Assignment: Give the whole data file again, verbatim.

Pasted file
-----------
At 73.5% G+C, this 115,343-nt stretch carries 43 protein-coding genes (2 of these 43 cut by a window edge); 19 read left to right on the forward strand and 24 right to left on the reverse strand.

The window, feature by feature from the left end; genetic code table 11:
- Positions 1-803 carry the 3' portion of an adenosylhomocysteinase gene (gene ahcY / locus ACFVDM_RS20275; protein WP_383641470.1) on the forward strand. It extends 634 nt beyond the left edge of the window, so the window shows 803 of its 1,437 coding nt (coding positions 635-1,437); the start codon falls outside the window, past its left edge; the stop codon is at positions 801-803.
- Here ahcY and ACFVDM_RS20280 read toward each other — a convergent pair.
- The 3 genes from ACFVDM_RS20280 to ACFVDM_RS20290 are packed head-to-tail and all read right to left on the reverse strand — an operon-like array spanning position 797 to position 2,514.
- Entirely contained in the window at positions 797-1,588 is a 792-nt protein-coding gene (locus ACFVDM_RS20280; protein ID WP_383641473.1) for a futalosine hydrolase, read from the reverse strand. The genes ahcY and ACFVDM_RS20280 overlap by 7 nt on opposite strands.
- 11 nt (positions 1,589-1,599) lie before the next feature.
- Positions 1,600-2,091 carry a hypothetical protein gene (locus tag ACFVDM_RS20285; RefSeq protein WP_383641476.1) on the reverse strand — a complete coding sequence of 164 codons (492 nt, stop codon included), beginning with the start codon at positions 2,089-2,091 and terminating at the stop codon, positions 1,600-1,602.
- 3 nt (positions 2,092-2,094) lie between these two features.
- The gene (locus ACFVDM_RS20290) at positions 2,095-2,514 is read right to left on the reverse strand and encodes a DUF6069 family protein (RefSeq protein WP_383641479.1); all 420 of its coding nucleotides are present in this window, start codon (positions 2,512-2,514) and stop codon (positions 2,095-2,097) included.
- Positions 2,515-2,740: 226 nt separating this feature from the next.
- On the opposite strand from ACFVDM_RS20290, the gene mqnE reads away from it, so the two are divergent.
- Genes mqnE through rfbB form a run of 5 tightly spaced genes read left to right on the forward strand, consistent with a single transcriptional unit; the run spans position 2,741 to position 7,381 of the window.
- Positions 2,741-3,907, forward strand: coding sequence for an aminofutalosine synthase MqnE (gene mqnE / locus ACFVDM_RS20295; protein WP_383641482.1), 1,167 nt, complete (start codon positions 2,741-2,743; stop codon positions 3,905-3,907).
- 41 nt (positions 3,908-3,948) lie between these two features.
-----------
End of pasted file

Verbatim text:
At 73.5% G+C, this 115,343-nt stretch carries 43 protein-coding genes (2 of these 43 cut by a window edge); 19 read left to right on the forward strand and 24 right to left on the reverse strand.

The window, feature by feature from the left end; genetic code table 11:
- Positions 1-803 carry the 3' portion of an adenosylhomocysteinase gene (gene ahcY / locus ACFVDM_RS20275; protein WP_383641470.1) on the forward strand. It extends 634 nt beyond the left edge of the window, so the window shows 803 of its 1,437 coding nt (coding positions 635-1,437); the start codon falls outside the window, past its left edge; the stop codon is at positions 801-803.
- Here ahcY and ACFVDM_RS20280 read toward each other — a convergent pair.
- The 3 genes from ACFVDM_RS20280 to ACFVDM_RS20290 are packed head-to-tail and all read right to left on the reverse strand — an operon-like array spanning position 797 to position 2,514.
- Entirely contained in the window at positions 797-1,588 is a 792-nt protein-coding gene (locus ACFVDM_RS20280; protein ID WP_383641473.1) for a futalosine hydrolase, read from the reverse strand. The genes ahcY and ACFVDM_RS20280 overlap by 7 nt on opposite strands.
- 11 nt (positions 1,589-1,599) lie before the next feature.
- Positions 1,600-2,091 carry a hypothetical protein gene (locus tag ACFVDM_RS20285; RefSeq protein WP_383641476.1) on the reverse strand — a complete coding sequence of 164 codons (492 nt, stop codon included), beginning with the start codon at positions 2,089-2,091 and terminating at the stop codon, positions 1,600-1,602.
- 3 nt (positions 2,092-2,094) lie between these two features.
- The gene (locus ACFVDM_RS20290) at positions 2,095-2,514 is read right to left on the reverse strand and encodes a DUF6069 family protein (RefSeq protein WP_383641479.1); all 420 of its coding nucleotides are present in this window, start codon (positions 2,512-2,514) and stop codon (positions 2,095-2,097) included.
- Positions 2,515-2,740: 226 nt separating this feature from the next.
- On the opposite strand from ACFVDM_RS20290, the gene mqnE reads away from it, so the two are divergent.
- Genes mqnE through rfbB form a run of 5 tightly spaced genes read left to right on the forward strand, consistent with a single transcriptional unit; the run spans position 2,741 to position 7,381 of the window.
- Positions 2,741-3,907, forward strand: coding sequence for an aminofutalosine synthase MqnE (gene mqnE / locus ACFVDM_RS20295; protein WP_383641482.1), 1,167 nt, complete (start codon positions 2,741-2,743; stop codon positions 3,905-3,907).
- 41 nt (positions 3,908-3,948) lie between these two features.